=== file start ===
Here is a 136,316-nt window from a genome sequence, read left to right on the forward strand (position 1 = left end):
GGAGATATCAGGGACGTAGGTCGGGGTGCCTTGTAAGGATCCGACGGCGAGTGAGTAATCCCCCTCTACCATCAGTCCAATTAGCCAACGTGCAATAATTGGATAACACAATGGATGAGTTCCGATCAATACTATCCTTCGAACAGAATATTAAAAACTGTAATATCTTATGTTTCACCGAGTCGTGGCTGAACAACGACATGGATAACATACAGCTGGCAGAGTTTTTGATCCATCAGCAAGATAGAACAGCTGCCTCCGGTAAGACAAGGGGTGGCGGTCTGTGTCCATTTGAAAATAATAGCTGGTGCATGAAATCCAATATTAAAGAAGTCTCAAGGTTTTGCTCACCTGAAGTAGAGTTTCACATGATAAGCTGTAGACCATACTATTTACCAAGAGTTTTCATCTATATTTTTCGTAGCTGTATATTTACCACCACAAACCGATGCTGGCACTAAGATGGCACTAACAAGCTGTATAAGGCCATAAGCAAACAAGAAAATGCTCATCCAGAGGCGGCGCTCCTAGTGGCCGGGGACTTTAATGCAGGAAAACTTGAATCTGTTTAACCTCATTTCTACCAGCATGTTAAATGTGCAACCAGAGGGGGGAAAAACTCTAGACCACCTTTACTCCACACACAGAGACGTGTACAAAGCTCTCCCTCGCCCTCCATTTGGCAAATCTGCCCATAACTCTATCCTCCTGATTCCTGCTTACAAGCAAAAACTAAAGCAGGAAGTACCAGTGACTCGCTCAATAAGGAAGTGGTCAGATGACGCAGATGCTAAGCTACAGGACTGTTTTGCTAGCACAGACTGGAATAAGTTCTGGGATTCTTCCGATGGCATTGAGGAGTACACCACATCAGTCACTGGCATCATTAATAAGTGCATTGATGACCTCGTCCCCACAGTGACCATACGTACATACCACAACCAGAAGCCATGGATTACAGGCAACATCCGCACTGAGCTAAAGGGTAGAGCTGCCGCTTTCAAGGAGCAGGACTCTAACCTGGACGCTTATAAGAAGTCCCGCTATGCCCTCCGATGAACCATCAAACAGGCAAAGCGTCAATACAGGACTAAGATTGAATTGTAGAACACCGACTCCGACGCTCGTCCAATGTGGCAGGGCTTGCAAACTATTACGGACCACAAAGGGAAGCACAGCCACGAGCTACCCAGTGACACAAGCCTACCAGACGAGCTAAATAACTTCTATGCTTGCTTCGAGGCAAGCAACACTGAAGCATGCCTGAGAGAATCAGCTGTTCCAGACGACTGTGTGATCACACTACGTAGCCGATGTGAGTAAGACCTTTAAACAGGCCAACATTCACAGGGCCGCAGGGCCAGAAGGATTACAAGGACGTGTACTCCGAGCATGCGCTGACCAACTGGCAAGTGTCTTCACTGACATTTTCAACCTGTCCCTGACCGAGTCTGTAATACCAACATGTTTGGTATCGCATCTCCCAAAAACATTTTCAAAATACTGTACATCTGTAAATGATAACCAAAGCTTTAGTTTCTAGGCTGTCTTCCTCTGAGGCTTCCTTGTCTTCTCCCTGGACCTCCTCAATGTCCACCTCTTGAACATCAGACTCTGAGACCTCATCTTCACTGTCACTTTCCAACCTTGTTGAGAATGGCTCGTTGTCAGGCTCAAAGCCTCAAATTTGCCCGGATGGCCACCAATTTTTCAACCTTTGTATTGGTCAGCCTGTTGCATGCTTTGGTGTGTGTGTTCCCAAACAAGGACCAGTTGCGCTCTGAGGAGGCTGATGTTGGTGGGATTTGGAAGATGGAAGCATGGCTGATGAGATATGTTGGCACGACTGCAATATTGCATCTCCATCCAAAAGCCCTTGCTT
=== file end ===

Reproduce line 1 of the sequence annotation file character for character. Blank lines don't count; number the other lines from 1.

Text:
Here is a 136,316-nt window from a genome sequence, read left to right on the forward strand (position 1 = left end):